8 rules to get bullshit strong
- Be consistent
- Train hard but still be smart about it
- Hit all body parts
- You must continually get stronger
- Warming up is mandatory
- Use good technique, most of the time
- Eat like its your job
- Sleep well and avoid stress
1. Be consistent
Consistency is the name of the game, and the person who trains week in and week out will experience good gains in strength and muscularity over time. You can’t train once a month and see progress. You can’t train sporadically throughout the year. While short-term intensive training can be effective, the person who trains twice per week for 52 weeks out of the year will see better long-term results than the lifter who trains five times per week for 20 weeks out of the year.
2. Train hard but still be smart about it
You must work hard, but you don’t have to kill yourself every session. You have to listen to what your body is telling you and make adjustments. This is incredibly important. Experiment to figure out what works best for you. Training hard is good. Training smart is good. Combine the two and you’ve got the best of both worlds.
3. Hit all body parts
If a muscle never gets activated, it won’t grow. To make a muscle grow, it must be stimulated on a regular basis. Make sure that you incorporate exercises into your programs that combine to hit the entire body’s musculature and if you want maximum muscle mass in a particular area, then make sure you get strong at the exercise that elicits the highest activation in that muscle or muscle part.
For example, hip thrusts elicit the highest glute activation, so even if you’re squatting and deadlifting it’s worth adding them into the mix if maximum glute size is the goal. Similarly, if rear delt hypertrophy is the goal, military presses won’t cut it – add in some targeted rear delt work.
4. You must continually get stronger
Progressive overload is the most important aspect in the strength game. If you embark on a strength-training regimen and fail to get stronger, you won’t gain much muscle. You must use heavier loads and perform more reps over time.
There are many ways to progress, and progressive overload isn’t mandatory, but in the first few years of strength training, it forms a huge component of your success. Bodybuilders may not train heavy in terms of percentage of 1RM, since they typically perform medium to high reps. But initially any competitive bodybuilder will spend time focusing on their strength in the big basic lifts – This is why larger bodybuilders can typically rep out with ridiculous amounts of weight. Strength forms the foundation for improvements in other areas such as power production. Ideally, you want to progress dramatically in strength in a squat, a deadlift, an upper body press and an upper body pull. You have to perform the lifts regularly to maximize motor learning.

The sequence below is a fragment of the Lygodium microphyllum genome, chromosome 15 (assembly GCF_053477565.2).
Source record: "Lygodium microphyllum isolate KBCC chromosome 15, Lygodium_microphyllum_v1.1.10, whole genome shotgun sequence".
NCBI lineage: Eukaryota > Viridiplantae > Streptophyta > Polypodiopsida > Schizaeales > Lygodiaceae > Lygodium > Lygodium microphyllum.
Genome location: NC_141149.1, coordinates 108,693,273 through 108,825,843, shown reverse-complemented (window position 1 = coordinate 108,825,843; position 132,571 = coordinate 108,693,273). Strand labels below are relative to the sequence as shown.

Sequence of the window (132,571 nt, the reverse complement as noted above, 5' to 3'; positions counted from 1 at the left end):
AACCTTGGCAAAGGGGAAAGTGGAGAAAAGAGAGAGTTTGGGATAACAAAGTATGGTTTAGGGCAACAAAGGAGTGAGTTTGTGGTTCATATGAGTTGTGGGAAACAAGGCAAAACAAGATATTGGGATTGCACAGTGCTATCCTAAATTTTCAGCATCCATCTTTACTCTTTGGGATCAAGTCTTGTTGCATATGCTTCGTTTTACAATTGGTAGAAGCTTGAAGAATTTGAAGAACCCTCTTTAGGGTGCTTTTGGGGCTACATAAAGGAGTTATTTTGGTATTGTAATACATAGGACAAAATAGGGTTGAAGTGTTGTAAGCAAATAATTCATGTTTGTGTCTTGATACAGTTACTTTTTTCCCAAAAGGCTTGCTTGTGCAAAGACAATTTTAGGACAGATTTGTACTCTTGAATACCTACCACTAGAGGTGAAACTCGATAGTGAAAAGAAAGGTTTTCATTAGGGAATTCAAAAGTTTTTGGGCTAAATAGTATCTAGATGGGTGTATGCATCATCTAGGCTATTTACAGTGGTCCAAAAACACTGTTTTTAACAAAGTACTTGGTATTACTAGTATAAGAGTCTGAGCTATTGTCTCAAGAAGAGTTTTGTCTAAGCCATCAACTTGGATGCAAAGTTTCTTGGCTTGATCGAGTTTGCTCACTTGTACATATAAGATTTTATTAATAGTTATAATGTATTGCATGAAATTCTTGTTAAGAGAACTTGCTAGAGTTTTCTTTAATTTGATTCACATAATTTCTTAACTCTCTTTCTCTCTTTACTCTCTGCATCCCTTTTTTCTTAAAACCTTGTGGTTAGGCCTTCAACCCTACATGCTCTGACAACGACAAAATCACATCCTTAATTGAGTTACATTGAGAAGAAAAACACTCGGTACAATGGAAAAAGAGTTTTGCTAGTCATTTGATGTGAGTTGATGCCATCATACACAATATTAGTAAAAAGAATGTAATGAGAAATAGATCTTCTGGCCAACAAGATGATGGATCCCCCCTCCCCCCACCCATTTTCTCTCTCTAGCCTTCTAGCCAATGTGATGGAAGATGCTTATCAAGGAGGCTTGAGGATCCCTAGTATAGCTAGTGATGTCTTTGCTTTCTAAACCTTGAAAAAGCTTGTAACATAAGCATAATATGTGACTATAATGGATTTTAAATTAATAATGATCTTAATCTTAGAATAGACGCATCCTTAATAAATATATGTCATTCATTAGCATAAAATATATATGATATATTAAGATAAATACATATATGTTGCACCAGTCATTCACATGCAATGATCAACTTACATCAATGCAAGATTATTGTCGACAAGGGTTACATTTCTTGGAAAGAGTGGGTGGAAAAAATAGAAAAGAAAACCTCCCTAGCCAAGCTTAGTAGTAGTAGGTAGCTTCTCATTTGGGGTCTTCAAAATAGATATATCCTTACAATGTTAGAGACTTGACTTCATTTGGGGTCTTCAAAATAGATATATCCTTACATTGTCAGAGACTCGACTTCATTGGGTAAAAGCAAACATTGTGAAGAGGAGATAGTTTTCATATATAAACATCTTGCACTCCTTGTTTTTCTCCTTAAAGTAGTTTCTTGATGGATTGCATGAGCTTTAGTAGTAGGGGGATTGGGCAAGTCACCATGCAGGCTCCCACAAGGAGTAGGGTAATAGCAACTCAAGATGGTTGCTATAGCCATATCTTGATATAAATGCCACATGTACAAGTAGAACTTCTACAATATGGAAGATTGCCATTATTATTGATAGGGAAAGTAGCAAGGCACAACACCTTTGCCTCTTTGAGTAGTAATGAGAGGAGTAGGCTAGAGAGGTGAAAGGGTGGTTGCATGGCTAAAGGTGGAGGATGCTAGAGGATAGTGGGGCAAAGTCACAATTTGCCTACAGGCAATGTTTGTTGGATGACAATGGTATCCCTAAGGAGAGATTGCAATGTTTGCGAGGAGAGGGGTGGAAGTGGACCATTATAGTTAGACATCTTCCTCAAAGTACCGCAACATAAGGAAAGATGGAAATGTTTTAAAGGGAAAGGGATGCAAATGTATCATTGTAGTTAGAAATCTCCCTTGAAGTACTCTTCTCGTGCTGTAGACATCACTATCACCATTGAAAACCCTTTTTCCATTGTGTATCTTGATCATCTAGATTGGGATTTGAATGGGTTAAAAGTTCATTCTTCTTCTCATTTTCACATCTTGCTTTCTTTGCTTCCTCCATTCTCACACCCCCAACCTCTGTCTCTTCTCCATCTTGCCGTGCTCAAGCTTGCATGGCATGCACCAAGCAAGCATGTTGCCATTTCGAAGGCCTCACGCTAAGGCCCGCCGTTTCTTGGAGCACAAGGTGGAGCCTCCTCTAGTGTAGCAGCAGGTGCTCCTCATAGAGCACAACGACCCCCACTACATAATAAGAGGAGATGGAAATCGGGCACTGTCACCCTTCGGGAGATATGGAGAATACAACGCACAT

5. Warming up is mandatory
You can’t just walk into the weight room and bench, squat, or deadlift a 1RM. If you do this you’re running the gauntlet every time you train. Some people need 30 minutes of warming up to feel right, while others may only need 10 minutes. But everyone must make sure they have appropriate range of motion and have the blood flowing before lifting heavy loads. If you’re unsure about warm up routines for lifting look up the Ludus Sports Performance pre training warm ups. Remember that failing to take the warm-up seriously will eventually result in disaster. Beginners typically ignore the warm-up and learn the hard way to take this component of the training session more seriously.
6. Use good technique most of the time
Walk into any weight room and you’ll typically see people at one end of the technique spectrum or the other. Some lifters are very strict, perhaps even too strict, as they never use appreciable loads due to their robotic technique; others should reduce the weight dramatically and stop relying on momentum and energy leaks.
You certainly have some wiggle room in terms of form, as its been shown that slight momentum can increase torque
requirements and muscle activation. Your form will also break down a bit if you test your max so don’t be so tight up about it. However, most of the time you need to be very strict with your exercise form, and you need to learn the right type of form for your body on the various lifts. This is especially important for squats and deadlifts. Failure to do so will result in, surprise, surprise, pain and injury, which will stop progress in its tracks.
7. Eat like it’s your job
The best training program in the world is no match for a crappy diet. If you want to build a good physique and perform optimally, then you must take nutrition seriously.
You need to eat the right types of food for your goals and physiology. But you don’t have to be perfect. However, eating a bunch of crap day in and day out won’t allow you to reach your potential, and will prevent you from your gains in terms of strength and hypertrophy. If you need more information of nutrition for hypertrophy and strength gain, use the Ludi Mammalis how to. Also use supplementation, protein powder, amino acids and essential fatty acids are all very helpful.
8. Sleep well and reduce stress
Similar to nutrition, if you aren’t sleeping well or are stressed out around the clock, your physiology will be working against you. If you’re training hard you should prioritize sleep. Make a genuine effort to be consistent with your sleep if you’re serious about getting results.
Failure to do so will hinder your pursuit of strength and hypertrophy. Regarding stress, your goal should not be to eliminate it altogether, but rather to manage it. It’s good to be challenged in life, but there’s a fine line between eustress (positive or curative stress; like a good workout) and distress (negative stress). You can step back and analyze your life choices and habits. This is an area in which many people can make adjustments that lead to immediate results.